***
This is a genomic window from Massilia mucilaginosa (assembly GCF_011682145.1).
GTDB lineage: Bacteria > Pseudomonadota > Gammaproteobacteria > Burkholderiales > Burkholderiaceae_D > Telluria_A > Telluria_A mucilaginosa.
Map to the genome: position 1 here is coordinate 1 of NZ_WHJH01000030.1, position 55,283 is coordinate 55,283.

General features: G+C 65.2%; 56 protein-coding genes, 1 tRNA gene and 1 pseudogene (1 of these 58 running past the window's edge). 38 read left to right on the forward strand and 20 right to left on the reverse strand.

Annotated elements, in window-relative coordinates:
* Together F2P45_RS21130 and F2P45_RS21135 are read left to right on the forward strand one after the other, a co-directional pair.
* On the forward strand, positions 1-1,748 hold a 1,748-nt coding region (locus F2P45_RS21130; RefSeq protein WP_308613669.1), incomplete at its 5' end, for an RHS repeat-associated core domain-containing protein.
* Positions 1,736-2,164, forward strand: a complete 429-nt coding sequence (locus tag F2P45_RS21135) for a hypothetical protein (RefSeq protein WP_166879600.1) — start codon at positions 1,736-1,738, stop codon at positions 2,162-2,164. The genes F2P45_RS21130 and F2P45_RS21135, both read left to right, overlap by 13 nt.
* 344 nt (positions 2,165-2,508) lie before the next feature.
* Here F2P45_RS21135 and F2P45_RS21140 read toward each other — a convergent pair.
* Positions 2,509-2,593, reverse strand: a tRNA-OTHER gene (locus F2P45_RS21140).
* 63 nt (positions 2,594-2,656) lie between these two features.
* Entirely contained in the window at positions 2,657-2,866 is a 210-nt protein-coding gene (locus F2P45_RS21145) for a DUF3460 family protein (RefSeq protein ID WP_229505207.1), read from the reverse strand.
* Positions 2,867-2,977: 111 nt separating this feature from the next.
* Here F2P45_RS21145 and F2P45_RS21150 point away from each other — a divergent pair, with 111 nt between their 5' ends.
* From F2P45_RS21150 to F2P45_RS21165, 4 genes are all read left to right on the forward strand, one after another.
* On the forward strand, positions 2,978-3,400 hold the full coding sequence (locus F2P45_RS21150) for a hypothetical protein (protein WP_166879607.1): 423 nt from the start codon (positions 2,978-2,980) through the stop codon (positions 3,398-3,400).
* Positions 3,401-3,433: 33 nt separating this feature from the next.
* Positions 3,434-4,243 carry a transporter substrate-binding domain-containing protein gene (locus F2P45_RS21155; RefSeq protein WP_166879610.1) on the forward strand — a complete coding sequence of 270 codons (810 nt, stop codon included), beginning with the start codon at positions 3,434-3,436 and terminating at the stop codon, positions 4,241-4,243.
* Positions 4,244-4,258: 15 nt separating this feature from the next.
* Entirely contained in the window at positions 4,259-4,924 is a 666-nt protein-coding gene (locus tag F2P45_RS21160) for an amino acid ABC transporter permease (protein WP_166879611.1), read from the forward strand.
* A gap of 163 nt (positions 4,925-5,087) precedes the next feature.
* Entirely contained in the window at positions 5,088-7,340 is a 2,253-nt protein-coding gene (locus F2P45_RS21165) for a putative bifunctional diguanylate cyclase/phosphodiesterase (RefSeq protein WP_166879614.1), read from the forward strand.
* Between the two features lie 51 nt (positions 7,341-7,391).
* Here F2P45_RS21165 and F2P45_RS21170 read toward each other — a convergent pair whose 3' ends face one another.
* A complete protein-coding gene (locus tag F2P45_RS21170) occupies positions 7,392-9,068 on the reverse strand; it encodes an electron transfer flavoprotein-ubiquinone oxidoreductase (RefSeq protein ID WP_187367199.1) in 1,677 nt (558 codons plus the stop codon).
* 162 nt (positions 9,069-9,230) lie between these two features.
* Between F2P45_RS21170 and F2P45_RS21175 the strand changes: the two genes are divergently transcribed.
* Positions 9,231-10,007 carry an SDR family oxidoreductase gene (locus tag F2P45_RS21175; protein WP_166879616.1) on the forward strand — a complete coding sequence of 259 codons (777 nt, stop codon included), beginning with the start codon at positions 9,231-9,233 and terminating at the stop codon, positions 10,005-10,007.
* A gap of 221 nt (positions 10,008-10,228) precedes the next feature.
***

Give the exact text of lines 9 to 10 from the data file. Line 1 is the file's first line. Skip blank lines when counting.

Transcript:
* 344 nt (positions 2,165-2,508) lie before the next feature.
* Here F2P45_RS21135 and F2P45_RS21140 read toward each other — a convergent pair.